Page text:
Of the 220 species of bark beetle, about a 12 feed on California pines, including the Western pine beetle, the pine engraver or Pinyon ips and the red turpentine beetle. The beetles attack stressed trees, which have trouble producing enough pitch to drive away the insects. The beetles then release pheromones that attract other beetles, which overwhelm the tree’s defenses.

The different beetle species specialize in certain types of pines and generally stay in specific regions.

The trees on Mount Diablo are being attacked by the California fivespined ips.

Western pine beetles attack ponderosas, but have also been known to dive into Coulter pines.

The mountain pine beetle is wreaking havoc on the lodgepole and ponderosa forests in the Rocky Mountains and in British Columbia.

The insects bore through the pine’s bark where they lay eggs. The larvae then feed on the tree’s living tissue, which cuts off the tree’s ability to transport nutrients. An infestation can involve several thousand beetles, which can then spread to neighboring trees.

The result is that there are now large pockets of California forest, in some cases stretching hundreds of acres, full of mostly dead tinder.

Once frequent fires once controlled the beetle populations in California until flame suppression became a forestry management hallmark.

Although fire officials believe the dead wood from beetle outbreaks increases the likelihood of out-of-control fires, a recent University of Colorado study found that bug-infested forests are no more likely to burn than other forests.

US forestry officials and biologists say the issues are bigger than just fire.

Dying bug-infested forests disrupt the food web, wildlife and local economies. Falling trees have crushed cars and closed campgrounds. The soil in denuded forests can erode away, taking with it forage material for birds, mammals and insects.

The forest health issue that has become a public safety issue.

The situation in California screams for more diligent forest management, including thinning of overcrowded stands of timber, removal of dead trees and clearing of dry brush. All of that costs money, which many property owners cannot spare and legislators are reluctant to part with.

Climate scientists are not sitting idly by while others do all the hand wringing.

As the forests shrink, they say, less CO2 (carbon dioxide) is absorbed, meaning more Greenhouse gases will enter the atmosphere resulting in the acceleration of global warming, researchers said.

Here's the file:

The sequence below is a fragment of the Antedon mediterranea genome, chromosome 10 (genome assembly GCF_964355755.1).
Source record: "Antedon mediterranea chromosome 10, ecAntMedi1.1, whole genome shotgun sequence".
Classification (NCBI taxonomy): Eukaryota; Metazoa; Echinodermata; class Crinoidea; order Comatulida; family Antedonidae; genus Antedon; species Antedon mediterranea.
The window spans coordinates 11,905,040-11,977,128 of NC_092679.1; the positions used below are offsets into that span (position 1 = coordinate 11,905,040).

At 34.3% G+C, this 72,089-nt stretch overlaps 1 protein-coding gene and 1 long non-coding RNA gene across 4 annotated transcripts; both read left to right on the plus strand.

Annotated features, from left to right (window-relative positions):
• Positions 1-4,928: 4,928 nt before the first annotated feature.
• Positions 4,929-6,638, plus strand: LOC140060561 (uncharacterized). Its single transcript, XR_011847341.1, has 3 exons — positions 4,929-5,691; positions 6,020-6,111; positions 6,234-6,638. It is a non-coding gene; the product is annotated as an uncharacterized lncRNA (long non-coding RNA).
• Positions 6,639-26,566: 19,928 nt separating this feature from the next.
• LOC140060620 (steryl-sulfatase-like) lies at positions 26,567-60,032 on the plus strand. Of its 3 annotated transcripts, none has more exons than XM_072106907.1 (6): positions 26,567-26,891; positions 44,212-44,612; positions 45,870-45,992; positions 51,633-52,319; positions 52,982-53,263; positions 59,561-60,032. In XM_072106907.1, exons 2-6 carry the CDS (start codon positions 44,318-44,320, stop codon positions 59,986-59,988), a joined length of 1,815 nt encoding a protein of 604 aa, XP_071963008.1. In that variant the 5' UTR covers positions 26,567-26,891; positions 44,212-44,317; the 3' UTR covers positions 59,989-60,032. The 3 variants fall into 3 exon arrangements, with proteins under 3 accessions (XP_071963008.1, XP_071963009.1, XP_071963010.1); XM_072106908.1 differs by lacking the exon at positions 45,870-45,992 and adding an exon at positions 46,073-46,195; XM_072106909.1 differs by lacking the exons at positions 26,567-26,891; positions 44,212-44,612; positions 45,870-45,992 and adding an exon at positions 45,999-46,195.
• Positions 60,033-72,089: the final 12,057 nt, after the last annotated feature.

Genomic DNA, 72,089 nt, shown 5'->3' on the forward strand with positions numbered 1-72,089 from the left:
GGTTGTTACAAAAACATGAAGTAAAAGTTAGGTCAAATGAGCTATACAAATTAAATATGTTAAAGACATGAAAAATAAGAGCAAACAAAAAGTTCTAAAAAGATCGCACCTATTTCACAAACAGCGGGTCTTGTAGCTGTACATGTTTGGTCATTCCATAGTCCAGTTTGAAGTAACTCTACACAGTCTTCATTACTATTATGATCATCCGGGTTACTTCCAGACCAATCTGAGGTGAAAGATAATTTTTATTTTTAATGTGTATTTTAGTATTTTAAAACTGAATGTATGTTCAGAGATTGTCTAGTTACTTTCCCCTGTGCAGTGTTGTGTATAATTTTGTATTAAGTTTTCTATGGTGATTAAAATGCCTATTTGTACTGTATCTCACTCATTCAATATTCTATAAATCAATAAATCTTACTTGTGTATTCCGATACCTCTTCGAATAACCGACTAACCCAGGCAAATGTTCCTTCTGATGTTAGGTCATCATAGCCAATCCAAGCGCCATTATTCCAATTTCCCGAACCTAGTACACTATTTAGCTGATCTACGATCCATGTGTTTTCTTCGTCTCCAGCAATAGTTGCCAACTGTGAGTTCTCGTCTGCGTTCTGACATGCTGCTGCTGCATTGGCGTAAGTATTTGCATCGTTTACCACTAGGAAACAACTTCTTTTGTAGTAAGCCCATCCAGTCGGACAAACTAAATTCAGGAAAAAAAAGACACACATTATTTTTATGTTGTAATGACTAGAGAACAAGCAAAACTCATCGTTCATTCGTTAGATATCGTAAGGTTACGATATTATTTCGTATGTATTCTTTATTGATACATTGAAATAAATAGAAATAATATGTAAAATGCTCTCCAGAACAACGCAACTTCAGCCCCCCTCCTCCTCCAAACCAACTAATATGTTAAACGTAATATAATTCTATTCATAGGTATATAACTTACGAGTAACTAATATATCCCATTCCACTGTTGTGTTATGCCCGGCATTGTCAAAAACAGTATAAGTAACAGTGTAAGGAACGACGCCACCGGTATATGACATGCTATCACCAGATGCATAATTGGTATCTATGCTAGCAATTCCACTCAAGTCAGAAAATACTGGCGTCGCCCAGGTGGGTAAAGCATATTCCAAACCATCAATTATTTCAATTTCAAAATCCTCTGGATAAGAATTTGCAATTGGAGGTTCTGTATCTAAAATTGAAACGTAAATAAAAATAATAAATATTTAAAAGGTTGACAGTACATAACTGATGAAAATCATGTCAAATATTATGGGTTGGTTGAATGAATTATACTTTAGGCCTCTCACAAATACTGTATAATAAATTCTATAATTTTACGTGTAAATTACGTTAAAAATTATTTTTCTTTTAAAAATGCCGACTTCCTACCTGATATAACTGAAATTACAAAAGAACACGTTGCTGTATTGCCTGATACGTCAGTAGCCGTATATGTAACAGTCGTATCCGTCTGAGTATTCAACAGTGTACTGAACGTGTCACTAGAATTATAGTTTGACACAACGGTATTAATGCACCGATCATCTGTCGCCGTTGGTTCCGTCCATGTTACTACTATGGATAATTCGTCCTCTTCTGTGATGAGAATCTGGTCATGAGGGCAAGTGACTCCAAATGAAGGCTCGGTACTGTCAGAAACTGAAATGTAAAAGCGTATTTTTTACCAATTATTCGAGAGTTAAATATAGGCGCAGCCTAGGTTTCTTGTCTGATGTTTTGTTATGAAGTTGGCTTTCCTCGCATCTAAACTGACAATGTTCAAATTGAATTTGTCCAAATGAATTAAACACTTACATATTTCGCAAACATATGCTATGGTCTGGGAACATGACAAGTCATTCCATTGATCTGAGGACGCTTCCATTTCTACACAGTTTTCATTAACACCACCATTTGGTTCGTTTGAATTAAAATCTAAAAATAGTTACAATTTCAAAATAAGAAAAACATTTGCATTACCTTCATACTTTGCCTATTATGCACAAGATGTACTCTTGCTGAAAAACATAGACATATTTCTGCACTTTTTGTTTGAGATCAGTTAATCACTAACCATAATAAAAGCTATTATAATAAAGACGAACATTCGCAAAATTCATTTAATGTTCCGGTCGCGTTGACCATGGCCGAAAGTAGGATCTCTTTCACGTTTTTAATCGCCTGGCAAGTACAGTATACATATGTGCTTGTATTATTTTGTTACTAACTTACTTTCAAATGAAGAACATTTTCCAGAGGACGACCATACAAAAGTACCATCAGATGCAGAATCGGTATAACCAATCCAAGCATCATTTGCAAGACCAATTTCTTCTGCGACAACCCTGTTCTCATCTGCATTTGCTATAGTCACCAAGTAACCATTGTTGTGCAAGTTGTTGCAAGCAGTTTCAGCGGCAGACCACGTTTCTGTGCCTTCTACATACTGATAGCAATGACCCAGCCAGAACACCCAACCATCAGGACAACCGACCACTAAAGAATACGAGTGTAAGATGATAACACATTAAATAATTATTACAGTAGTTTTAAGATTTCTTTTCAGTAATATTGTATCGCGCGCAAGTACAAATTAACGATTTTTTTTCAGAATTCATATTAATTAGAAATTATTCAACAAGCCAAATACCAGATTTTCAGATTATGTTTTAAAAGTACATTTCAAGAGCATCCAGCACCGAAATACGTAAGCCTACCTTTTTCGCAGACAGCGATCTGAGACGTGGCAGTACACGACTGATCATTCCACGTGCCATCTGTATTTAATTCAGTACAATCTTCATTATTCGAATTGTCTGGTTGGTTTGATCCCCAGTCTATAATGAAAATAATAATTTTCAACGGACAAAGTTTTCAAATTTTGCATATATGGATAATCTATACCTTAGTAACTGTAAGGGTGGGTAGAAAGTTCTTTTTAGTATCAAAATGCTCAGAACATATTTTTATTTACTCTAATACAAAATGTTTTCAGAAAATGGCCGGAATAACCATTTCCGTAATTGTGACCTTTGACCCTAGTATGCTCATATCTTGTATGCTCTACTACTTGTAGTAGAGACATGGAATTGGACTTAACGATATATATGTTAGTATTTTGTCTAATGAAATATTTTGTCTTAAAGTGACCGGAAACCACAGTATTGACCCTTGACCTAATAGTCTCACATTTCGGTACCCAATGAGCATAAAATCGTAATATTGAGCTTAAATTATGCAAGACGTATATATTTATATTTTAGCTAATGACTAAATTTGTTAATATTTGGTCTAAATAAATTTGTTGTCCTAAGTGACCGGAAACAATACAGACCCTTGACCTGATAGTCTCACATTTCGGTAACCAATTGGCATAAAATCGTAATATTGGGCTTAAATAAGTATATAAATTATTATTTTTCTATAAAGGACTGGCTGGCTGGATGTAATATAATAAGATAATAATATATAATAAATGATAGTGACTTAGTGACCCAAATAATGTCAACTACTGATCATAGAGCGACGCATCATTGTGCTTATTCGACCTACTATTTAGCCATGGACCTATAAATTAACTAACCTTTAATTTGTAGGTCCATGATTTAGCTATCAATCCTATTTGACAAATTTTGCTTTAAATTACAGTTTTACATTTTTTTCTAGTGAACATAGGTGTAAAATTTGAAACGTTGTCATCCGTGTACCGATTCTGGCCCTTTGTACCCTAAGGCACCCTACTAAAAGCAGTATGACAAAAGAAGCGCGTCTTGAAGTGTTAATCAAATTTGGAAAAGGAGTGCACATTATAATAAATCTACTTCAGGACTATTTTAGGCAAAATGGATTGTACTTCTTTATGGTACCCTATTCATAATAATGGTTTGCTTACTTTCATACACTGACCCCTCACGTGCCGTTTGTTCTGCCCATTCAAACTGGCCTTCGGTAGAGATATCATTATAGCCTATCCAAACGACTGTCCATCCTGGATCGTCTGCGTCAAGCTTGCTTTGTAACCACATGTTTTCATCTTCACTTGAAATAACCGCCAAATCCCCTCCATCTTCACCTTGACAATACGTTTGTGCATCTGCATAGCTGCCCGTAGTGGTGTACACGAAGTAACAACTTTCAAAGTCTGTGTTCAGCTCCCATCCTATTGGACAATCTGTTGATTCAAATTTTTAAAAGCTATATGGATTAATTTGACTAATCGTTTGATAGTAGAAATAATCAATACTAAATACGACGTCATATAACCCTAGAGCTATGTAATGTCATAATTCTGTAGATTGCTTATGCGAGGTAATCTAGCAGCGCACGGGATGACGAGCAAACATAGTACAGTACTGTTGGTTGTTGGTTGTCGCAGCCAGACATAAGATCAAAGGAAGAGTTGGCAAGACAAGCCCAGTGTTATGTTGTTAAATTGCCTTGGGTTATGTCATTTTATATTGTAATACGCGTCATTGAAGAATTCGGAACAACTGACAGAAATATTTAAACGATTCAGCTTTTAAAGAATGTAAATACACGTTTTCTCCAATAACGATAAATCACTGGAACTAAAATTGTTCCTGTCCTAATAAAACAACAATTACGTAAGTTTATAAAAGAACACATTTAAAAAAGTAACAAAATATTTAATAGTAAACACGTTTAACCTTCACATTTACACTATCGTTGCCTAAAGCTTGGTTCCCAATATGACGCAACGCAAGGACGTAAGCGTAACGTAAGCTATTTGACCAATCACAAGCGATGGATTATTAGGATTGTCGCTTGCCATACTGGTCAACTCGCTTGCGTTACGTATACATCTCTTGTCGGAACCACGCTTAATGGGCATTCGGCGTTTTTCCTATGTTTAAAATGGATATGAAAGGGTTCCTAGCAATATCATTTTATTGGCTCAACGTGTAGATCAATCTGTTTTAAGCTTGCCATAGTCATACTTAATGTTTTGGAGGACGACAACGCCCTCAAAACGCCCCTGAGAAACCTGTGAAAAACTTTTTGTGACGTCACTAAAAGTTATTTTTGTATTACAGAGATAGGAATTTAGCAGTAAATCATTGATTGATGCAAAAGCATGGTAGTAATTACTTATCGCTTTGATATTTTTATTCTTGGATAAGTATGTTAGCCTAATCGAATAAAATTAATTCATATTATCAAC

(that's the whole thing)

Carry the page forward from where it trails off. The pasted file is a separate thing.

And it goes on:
Experts say some of the changes to the ecosystem are likely to be permanent unless the weather pattern in the state gets moist soon.

Meanwhile, the drought persists and, as if things weren’t already bad enough, Mother Nature has produced even less rain and snow in California this year than last. It is a situation ripe for hungry beetles, which, create more fuel in a wildfire-prone state.

The California Bark Beetle:  Individuals are not much larger than a piece of cooked rice. They survive in trees that are stressed or diseased and cannot secrete enough defensive resin, or sap, to drown the beetles. The beetles emit pheromones that attract other beetles. They lay eggs in the moist inner bark of the tree and the larvae feed on the living tissue, cutting off the tree’s ability to transport nutrients.

Find more information about bark beetle management at: www.fs.usda.gov/main/barkbeetle/barkbeetlemanagement

Remember, when traveling in forests and Fire Danger Zones take extreme care, lives and property depend on it.

 

The following two tabs change content below.

Paul Ebeling

Paul A. Ebeling, polymath, excels in diverse fields of knowledge. Pattern Recognition Analyst in Equities, Commodities and Foreign Exchange and author of “The Red Roadmaster’s Technical Report” on the US Major Market Indices™, a highly regarded, weekly financial market letter, he is also a philosopher, issuing insights on a wide range of subjects to a following of over 250,000 cohorts. An international audience of opinion makers, business leaders, and global organizations recognizes Ebeling as an expert.

You must be logged in to post comments :  
CONNECT WITH